NS saw its domestic intermodal business grow 5 percent in the fourth quarter and even faster in December, and that momentum “is expected to continue in 2010,” Squires said.
But the railroad’s international business was down 30 percent last year and down 22 percent in the final three months. Squires estimated “it will take most of 2010 for this market to show any appreciable recovery.”
The Heartland Corridor is one of three major rail improvement plans that NS and rival CSX Transportation are pursuing to reshape their eastern U.S. networks for eventual demand growth.
NS also is planning a Crescent Corridor of new intermodal terminals and line upgrades from New Orleans and Memphis, Tenn., in the Southeast, to New York. CSX is developing a National Gateway route that runs north-south along part of the Eastern Seaboard and then turns westward across Pennsylvania and Ohio.
Heartland is the first of these three corridors to be completed, but given the current marketplace NS is trying to keep focused on the future.
“Over the long term, it will be a very efficient route,” Squires said, “and we would expect it to catalyze growth in international intermodal.”
Meanwhile, load-handling middleman firm Pacer International looks for domestic intermodal business this year to help it rebound after a painful restructuring in 2009.
Pacer revamped its operations to shed some non-core business and cut costs, and eventually renegotiated a low-priced train space contract with Union Pacific Railroad that was clouding its long-term outlook.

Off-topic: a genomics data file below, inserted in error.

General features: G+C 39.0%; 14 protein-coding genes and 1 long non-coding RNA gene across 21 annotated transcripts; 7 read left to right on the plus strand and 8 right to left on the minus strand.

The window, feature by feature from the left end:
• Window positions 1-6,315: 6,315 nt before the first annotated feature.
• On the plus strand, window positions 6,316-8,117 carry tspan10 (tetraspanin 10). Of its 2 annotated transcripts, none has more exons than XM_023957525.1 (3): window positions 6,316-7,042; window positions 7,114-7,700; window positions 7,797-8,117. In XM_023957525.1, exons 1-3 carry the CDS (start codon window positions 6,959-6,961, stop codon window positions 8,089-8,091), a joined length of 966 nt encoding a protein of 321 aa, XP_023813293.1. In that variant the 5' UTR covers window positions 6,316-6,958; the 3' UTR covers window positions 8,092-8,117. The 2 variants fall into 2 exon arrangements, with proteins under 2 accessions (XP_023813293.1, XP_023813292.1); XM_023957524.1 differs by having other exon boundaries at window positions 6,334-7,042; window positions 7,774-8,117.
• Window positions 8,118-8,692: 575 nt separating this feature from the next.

Other intermodal service providers, led by J.B. Hunt Transport Services and Hub Group, kept adding share. They took some of it from all-truck moves, or modal competition, but analysts said some also came out of Pacer’s business.
“It is a very strong personal goal of mine, and the sales organization, to grow Pacer’s share of the market in 2010,” said Adriene Bailey, Pacer’s chief commercial officer.
Pacer already has a strong business in hauling automobile parts in containers, and Bailey said, “The automotive sector is looking very strong, at least for the first half of the year.” Other domestic customers generally look for their freight shipment levels this year to be “flat to slightly up,” she said.
Pacer’s international customers look for “a bounce off of the bottom of 2009,” she said, but not back up to the volume levels of 2008 and 2007. She described their outlook as “cautiously optimistic, with some modest growth.”
And despite some reports that truck pricing for box loads may have bottomed, Bailey said, “Price competition is still fairly robust” for intermodal.
She said Pacer has a multipronged growth plan that includes “adding new customers, continuing our success at retention of the existing customer base (and) convincing customers in our portfolio to migrate more off truck.”
But Bailey also said Pacer would build share by “going out in the marketplace with head-to-head kind of competition with the rest of the intermodal service providers out there.”
Hunt and Hub won’t give up share easily, although both companies are seeing their profit margins shrink despite cutting costs amid the fierce price wars.
As one of the nation’s major truckload fleet operators, Hunt can approach the box-hauling market from either business line. But it has successfully focused on building its domestic intermodal service into the biggest of its service offerings, while steadily trimming its truck fleet.
In Hunt’s fourth-quarter earnings report, President and CEO Kirk Thompson said the company during 2009 “expanded and solidified our intermodal services network in the East,” while working “toward right-sizing and stabilizing our truck segment.”
Hunt’s intermodal offering starts 2010 with more than 40,000 containers, nearly all jumbo 53-footers. The truck unit owns fewer than 2,900 tractors, though it can also call in owner-operators for more capacity.